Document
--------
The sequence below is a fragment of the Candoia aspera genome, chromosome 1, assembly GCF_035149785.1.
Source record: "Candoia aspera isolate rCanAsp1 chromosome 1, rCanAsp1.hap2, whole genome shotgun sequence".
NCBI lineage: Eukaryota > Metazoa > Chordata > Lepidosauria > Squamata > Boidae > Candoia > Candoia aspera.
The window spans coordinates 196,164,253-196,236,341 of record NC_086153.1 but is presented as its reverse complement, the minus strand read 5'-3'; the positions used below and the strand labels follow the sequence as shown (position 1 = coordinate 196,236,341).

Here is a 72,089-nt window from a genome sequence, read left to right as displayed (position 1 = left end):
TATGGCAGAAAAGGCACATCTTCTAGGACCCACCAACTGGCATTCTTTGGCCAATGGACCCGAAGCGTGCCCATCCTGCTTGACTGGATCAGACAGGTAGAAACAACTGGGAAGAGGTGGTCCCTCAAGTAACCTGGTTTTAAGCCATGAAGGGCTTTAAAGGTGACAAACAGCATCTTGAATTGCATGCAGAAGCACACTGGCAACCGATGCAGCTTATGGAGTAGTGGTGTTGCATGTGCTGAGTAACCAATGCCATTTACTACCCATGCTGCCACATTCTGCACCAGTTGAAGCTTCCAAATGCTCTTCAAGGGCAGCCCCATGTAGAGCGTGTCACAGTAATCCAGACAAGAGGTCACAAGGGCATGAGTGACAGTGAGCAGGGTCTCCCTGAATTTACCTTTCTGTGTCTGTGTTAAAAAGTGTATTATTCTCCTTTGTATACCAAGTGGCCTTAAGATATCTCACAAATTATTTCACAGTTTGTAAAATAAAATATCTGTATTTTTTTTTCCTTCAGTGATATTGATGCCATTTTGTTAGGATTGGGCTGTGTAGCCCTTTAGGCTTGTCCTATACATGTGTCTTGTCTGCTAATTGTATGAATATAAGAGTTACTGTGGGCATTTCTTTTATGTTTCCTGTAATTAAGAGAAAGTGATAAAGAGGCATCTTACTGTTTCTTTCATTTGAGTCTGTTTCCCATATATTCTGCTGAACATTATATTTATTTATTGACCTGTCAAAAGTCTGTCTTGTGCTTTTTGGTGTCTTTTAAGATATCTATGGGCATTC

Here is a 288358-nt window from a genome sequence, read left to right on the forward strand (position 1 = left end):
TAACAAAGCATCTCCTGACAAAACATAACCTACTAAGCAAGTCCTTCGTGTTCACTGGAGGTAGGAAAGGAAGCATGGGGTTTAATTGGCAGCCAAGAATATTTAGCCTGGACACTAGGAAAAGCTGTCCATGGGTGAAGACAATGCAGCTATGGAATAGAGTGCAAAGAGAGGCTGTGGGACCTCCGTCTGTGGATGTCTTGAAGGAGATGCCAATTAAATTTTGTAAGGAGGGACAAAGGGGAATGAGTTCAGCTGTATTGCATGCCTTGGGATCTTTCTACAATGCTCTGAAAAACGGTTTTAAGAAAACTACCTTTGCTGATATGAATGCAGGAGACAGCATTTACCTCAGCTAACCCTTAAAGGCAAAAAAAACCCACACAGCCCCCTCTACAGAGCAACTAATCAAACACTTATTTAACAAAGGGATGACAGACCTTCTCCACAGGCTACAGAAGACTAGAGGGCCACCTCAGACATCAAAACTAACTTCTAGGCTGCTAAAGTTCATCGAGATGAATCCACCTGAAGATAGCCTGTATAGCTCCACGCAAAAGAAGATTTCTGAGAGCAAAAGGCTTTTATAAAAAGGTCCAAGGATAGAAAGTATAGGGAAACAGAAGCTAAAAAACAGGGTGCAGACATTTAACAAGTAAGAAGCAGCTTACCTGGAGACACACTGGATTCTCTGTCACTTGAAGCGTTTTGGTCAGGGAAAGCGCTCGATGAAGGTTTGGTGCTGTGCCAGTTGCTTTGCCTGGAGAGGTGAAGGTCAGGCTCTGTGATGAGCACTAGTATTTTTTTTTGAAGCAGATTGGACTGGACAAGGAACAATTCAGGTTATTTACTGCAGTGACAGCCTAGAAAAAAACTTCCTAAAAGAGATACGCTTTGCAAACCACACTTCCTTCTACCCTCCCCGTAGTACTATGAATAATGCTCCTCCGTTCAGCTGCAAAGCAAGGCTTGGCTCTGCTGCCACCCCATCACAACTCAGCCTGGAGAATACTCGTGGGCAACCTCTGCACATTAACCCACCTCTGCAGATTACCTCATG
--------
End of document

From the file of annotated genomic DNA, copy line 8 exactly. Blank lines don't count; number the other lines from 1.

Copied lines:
TAACAAAGCATCTCCTGACAAAACATAACCTACTAAGCAAGTCCTTCGTGTTCACTGGAGGTAGGAAAGGAAGCATGGGGTTTAATTGGCAGCCAAGAATATTTAGCCTGGACACTAGGAAAAGCTGTCCATGGGTGAAGACAATGCAGCTATGGAATAGAGTGCAAAGAGAGGCTGTGGGACCTCCGTCTGTGGATGTCTTGAAGGAGATGCCAATTAAATTTTGTAAGGAGGGACAAAGGGGAATGAGTTCAGCTGTATTGCATGCCTTGGGATCTTTCTACAATGCTCTGAAAAACGGTTTTAAGAAAACTACCTTTGCTGATATGAATGCAGGAGACAGCATTTACCTCAGCTAACCCTTAAAGGCAAAAAAAACCCACACAGCCCCCTCTACAGAGCAACTAATCAAACACTTATTTAACAAAGGGATGACAGACCTTCTCCACAGGCTACAGAAGACTAGAGGGCCACCTCAGACATCAAAACTAACTTCTAGGCTGCTAAAGTTCATCGAGATGAATCCACCTGAAGATAGCCTGTATAGCTCCACGCAAAAGAAGATTTCTGAGAGCAAAAGGCTTTTATAAAAAGGTCCAAGGATAGAAAGTATAGGGAAACAGAAGCTAAAAAACAGGGTGCAGACATTTAACAAGTAAGAAGCAGCTTACCTGGAGACACACTGGATTCTCTGTCACTTGAAGCGTTTTGGTCAGGGAAAGCGCTCGATGAAGGTTTGGTGCTGTGCCAGTTGCTTTGCCTGGAGAGGTGAAGGTCAGGCTCTGTGATGAGCACTAGTATTTTTTTTTGAAGCAGATTGGACTGGACAAGGAACAATTCAGGTTATTTACTGCAGTGACAGCCTAGAAAAAAACTTCCTAAAAGAGATACGCTTTGCAAACCACACTTCCTTCTACCCTCCCCGTAGTACTATGAATAATGCTCCTCCGTTCAGCTGCAAAGCAAGGCTTGGCTCTGCTGCCACCCCATCACAACTCAGCCTGGAGAATACTCGTGGGCAACCTCTGCACATTAACCCACCTCTGCAGATTACCTCATG